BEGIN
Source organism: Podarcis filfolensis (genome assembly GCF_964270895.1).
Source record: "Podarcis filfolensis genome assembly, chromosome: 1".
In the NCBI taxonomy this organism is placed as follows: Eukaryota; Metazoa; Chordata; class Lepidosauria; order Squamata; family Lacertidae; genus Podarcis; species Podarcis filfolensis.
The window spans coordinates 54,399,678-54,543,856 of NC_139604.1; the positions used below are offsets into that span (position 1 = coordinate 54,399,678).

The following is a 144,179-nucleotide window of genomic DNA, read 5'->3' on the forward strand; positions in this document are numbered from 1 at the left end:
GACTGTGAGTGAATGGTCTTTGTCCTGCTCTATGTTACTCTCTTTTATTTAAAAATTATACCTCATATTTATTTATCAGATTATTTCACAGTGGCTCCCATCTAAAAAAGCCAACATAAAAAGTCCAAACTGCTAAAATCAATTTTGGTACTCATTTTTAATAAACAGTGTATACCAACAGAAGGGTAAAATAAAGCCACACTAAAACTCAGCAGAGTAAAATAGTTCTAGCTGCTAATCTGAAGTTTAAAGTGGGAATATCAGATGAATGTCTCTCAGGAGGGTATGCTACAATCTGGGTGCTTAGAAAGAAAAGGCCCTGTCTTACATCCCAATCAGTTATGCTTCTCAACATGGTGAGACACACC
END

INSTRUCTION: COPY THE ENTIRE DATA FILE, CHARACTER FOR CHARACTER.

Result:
Source organism: Podarcis filfolensis (genome assembly GCF_964270895.1).
Source record: "Podarcis filfolensis genome assembly, chromosome: 1".
In the NCBI taxonomy this organism is placed as follows: Eukaryota; Metazoa; Chordata; class Lepidosauria; order Squamata; family Lacertidae; genus Podarcis; species Podarcis filfolensis.
The window spans coordinates 54,399,678-54,543,856 of NC_139604.1; the positions used below are offsets into that span (position 1 = coordinate 54,399,678).

The following is a 144,179-nucleotide window of genomic DNA, read 5'->3' on the forward strand; positions in this document are numbered from 1 at the left end:
GACTGTGAGTGAATGGTCTTTGTCCTGCTCTATGTTACTCTCTTTTATTTAAAAATTATACCTCATATTTATTTATCAGATTATTTCACAGTGGCTCCCATCTAAAAAAGCCAACATAAAAAGTCCAAACTGCTAAAATCAATTTTGGTACTCATTTTTAATAAACAGTGTATACCAACAGAAGGGTAAAATAAAGCCACACTAAAACTCAGCAGAGTAAAATAGTTCTAGCTGCTAATCTGAAGTTTAAAGTGGGAATATCAGATGAATGTCTCTCAGGAGGGTATGCTACAATCTGGGTGCTTAGAAAGAAAAGGCCCTGTCTTACATCCCAATCAGTTATGCTTCTCAACATGGTGAGACACACC